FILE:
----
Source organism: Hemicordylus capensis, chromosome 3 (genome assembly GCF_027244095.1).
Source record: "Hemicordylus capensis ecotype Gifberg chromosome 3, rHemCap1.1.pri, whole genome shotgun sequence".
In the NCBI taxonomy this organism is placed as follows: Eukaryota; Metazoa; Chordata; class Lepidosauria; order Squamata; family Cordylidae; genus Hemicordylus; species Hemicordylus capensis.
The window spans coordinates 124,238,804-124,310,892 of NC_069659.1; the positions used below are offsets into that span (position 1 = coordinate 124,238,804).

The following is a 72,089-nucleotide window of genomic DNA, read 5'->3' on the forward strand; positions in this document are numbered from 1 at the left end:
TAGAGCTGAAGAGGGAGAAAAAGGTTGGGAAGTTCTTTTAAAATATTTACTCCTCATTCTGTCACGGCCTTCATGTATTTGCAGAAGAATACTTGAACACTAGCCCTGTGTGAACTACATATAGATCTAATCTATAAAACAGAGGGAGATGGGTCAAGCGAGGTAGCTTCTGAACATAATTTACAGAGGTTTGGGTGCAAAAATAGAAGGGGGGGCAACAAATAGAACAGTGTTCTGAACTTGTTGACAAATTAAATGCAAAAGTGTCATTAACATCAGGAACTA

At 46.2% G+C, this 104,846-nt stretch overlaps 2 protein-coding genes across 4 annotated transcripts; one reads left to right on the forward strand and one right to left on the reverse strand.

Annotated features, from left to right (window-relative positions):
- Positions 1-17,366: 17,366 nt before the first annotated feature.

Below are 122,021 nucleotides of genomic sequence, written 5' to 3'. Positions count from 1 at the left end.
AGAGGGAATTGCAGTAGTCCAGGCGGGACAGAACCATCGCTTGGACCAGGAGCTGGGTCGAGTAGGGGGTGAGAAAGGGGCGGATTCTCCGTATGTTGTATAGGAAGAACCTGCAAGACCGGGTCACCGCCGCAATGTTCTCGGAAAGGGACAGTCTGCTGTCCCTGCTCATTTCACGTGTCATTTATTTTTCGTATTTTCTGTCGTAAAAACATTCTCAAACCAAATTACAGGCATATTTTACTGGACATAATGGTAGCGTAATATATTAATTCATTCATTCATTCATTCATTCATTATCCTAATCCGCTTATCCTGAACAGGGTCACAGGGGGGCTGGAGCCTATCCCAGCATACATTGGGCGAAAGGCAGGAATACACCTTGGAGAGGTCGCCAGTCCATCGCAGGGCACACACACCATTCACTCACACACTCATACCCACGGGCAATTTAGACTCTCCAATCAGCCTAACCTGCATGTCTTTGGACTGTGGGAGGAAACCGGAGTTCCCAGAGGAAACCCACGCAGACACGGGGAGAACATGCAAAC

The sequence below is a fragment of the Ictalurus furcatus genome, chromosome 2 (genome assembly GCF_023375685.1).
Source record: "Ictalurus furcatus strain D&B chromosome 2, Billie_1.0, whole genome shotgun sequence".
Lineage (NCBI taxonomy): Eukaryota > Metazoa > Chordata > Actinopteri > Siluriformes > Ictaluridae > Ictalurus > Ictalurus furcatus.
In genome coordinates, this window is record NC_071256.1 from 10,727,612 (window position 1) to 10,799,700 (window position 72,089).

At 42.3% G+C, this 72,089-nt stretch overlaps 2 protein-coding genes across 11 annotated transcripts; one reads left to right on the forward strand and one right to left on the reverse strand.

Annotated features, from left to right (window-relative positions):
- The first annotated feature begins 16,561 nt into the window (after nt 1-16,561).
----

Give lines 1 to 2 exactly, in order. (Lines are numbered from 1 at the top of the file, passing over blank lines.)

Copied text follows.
Source organism: Hemicordylus capensis, chromosome 3 (genome assembly GCF_027244095.1).
Source record: "Hemicordylus capensis ecotype Gifberg chromosome 3, rHemCap1.1.pri, whole genome shotgun sequence".